There's a phrase used in standards development that talks about backwards compatibility. A standard is said to be backwards compatible when it enables all features of the previous version to be represented in the new version. This ensured that there would be a smooth transition from one version of the standard to the next because it ensures that functionality is maintained across versions. But it is insufficient to allow for bilateral asynchronous cut-over. To do that, we need to design for foward compatibility.
Templated CDA goes a step further because there are ways to develop standards that ensure that:
- Systems expecting content formatted according to a new version of the standard can layer functionality to downgrade gracefully upon receipt of content formatted according to the old version.
- Systems expecting content formatted according to the old version of the standard can understand what to do upon receipt of content formatted according to the new version.
Each template identifier asserted by a component of a CDA document is immutable with respect to compatibility breaking changes, by agreement of HL7 Workgroups. I expect this principal will be formalized in the next version of the HL7 Templates standard. It is one that has been followed routinely for the past half-decade by HL7, IHE, HITSP, epSOS and other organizations developing templates for CDA and HL7 Version 3 messages.
This has some challenges, because if you make a compatibility breaking change in template X producing X.1, and template Y requires X, and template Z requires Y, then you must also change the identifiers of templates Y and Z to enforce the use of X.1 instead of X.
To give a concrete example, CCDA presently says that an Allergy template may contain a severity template. Let us suppose that healthcare has advanced to the point that we are ready to say that severity SHALL be provided with all allergies. At that point, we want to say that the Allergy section requires the new allergy template with the required severity, and so this becomes a "compatibility-breaking" requirement on the old section, and so must also be assigned a new identifier. And any document that wants to require that new section also breaks backward compatibilty, and so requires a new identifier.
But a system that understands the old allergy template should also be able to understand the new one. And it will also be able to understand the new section and the new document template. The problem is that it was never designed to know about these new templates. And so we must tell it that the content it receives also conforms to the older template structure. We would do that by asserting conformance to both the old and the new templates.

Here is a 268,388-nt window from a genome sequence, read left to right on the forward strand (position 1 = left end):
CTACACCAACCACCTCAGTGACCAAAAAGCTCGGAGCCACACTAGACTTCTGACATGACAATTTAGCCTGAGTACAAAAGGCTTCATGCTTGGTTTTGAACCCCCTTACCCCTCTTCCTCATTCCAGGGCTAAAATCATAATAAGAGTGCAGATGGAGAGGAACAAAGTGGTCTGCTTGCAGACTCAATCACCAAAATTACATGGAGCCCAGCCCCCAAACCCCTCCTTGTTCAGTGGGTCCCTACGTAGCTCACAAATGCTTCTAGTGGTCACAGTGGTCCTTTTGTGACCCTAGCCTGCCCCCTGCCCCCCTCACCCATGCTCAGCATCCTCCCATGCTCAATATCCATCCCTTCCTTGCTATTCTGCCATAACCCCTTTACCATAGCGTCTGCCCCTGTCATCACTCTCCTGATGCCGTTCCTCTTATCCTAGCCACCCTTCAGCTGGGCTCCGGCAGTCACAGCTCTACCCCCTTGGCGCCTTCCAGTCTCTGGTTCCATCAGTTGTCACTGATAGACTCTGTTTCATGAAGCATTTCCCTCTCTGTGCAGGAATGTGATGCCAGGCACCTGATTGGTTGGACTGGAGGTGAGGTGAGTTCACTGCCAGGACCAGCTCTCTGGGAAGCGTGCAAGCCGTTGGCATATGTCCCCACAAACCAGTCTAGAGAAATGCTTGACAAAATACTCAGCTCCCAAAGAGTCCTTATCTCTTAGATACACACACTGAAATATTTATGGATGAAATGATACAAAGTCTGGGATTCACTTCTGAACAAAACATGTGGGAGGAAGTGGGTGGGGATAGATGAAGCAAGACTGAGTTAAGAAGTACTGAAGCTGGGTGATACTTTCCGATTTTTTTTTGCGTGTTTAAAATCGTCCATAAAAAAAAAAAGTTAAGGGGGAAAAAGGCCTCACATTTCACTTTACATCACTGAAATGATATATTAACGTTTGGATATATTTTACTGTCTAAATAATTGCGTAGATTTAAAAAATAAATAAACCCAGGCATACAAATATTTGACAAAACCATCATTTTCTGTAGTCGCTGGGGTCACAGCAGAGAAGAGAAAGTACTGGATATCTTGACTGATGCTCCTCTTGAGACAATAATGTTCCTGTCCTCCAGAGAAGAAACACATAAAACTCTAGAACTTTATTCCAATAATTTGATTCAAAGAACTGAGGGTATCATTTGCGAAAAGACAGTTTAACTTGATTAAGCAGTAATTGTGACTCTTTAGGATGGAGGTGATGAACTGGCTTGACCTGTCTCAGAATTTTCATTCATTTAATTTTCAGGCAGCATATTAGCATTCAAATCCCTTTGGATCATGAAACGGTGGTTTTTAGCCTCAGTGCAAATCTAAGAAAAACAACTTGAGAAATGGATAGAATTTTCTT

One would hope that we could take advantage of this notion of forward compatibility as much as possible in all future development of CDA templates, as it provides a mechanism to allow for bilateral asynchronous cutover that Wes and I would both find desirable. You'll note that these principles are already enabled via the incremental interoperability that HITSP and IHE used by layering new templates over existing HL7 templates providing varying degrees of interoperability.
I'll note that this mechanism does not address is the situation we are in today with regard to HITSP C32 Version 2.5 and its use of CCD 1.0, vs. the Consolidated CDA description of CCD 1.1. In that case, we can apply forwards compatibility in most, but not all cases. Due to limitations in existing care provision models at the time that CCD 1.0 was created, and their current state when CCD 1.1 was created, there are some templates that just aren't compatible between versions. There are transforms that can be applied to enable compatibility for many of the exception cases (I won't say all yet, because I haven't finished my analysis). I'll address how to do that when I get more time to focus on my Changing from HITSP C32 Version 2.5 to Consolidated CDA post.
In future versions of the Consolidated CDA guide, I expect similar situations to be quite rarely encountered, and so HL7 should be able to ensure forward compatibility in subsequent editions with little challenges.
On a final note, at the very least, when receiving a CDA, even one which an application doesn't know to interpret, every application should be able to display it. That provides at least a base level of interoperability between systems that should be present with just about every CDA implementation.
P.S. You'll note that I have yet to catch on to using the acronym CCDA for Consolidated CDA, but I recently noted that it does put the CCD back together with CDA, and so maybe I will adopt it. I just don't know how I feel about that yet. What do you think?